Because of that major change, we’re going to provide two sets of instructions for using Disk Utility’s Restore feature; one for OS X Yosemite and earlier, and one for OS X El Capitan and later.

What You Need
Restore will copy the source volume or image file to the destination volume, so you’ll need a disk that contains a volume large enough to hold the data from the source volume.

Both the source and destination volumes need to be mounted on your Mac. Restore will work with internal or external volumes.

If you’re planning on restoring from an image file you need to take the additional step of scanning the image file before the restore process. You’ll find instructions for preparing an image file near the end of this article.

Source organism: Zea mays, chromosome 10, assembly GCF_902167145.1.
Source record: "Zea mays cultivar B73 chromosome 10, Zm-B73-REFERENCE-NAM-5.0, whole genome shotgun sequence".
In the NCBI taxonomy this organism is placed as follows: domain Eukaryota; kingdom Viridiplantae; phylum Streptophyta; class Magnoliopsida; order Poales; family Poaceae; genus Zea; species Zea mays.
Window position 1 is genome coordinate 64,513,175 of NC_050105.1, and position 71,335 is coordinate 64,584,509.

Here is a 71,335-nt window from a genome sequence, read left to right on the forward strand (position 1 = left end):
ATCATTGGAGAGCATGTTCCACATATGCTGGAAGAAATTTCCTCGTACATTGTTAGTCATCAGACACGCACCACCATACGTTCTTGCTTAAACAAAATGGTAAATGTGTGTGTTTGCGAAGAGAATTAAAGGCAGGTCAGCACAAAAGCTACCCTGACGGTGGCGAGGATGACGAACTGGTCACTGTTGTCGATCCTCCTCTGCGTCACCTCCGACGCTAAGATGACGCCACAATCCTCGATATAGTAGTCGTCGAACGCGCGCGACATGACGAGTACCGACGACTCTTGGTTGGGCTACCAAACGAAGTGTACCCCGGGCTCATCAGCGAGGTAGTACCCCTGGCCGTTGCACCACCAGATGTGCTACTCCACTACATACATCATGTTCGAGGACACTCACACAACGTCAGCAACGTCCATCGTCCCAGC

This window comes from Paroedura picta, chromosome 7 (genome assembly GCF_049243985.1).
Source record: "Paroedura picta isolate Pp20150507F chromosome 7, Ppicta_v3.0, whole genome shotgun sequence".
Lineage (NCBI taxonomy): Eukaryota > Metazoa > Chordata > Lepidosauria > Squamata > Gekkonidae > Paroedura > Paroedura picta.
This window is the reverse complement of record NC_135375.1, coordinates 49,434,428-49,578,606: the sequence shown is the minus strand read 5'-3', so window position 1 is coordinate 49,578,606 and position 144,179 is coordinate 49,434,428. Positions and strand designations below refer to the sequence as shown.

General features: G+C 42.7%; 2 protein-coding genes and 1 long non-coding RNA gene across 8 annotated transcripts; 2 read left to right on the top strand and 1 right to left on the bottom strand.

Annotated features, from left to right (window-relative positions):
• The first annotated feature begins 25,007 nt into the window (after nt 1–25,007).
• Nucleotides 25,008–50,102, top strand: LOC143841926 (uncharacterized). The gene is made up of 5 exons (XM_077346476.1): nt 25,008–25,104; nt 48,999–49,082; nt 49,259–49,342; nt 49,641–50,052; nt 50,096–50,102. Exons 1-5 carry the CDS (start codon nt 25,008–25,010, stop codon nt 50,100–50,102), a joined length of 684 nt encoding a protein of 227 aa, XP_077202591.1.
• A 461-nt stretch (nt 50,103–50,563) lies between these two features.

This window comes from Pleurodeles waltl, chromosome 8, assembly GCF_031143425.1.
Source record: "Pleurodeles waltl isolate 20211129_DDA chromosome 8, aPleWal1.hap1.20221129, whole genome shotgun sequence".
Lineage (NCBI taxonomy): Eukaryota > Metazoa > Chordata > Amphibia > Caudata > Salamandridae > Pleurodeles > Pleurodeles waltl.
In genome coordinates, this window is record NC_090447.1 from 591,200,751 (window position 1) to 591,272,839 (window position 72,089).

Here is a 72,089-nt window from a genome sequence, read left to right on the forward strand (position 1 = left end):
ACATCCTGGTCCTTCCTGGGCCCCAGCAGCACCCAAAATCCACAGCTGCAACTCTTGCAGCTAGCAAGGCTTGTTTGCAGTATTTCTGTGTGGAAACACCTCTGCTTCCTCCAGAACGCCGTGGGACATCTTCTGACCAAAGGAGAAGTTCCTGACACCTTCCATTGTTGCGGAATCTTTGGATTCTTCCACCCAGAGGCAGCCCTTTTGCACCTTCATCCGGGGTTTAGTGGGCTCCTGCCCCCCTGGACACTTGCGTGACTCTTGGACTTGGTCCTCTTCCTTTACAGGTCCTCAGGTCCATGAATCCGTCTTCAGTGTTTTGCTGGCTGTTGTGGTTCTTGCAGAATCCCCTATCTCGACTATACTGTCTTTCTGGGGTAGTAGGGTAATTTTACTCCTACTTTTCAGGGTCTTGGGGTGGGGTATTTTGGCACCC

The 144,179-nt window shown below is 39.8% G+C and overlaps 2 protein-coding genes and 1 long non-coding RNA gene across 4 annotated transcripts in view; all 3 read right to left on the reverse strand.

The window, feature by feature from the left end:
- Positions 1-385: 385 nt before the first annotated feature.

Creating a Startup Clone
Using Disk Utility’s restore capabilities to make a clone of your startup drive has a limitation. Disk Utility uses a block copy method that provides for a faster copy, but it also needs to unmount all of the volumes involved in the restore process. Since the startup drive can’t be unmounted, you can’t make a clone of the startup drive directly.

(Booting from the Recovery HD volume allows you to create a clone of your startup drive.)

(Booting from the Recovery HD volume allows you to create a clone of your startup drive.)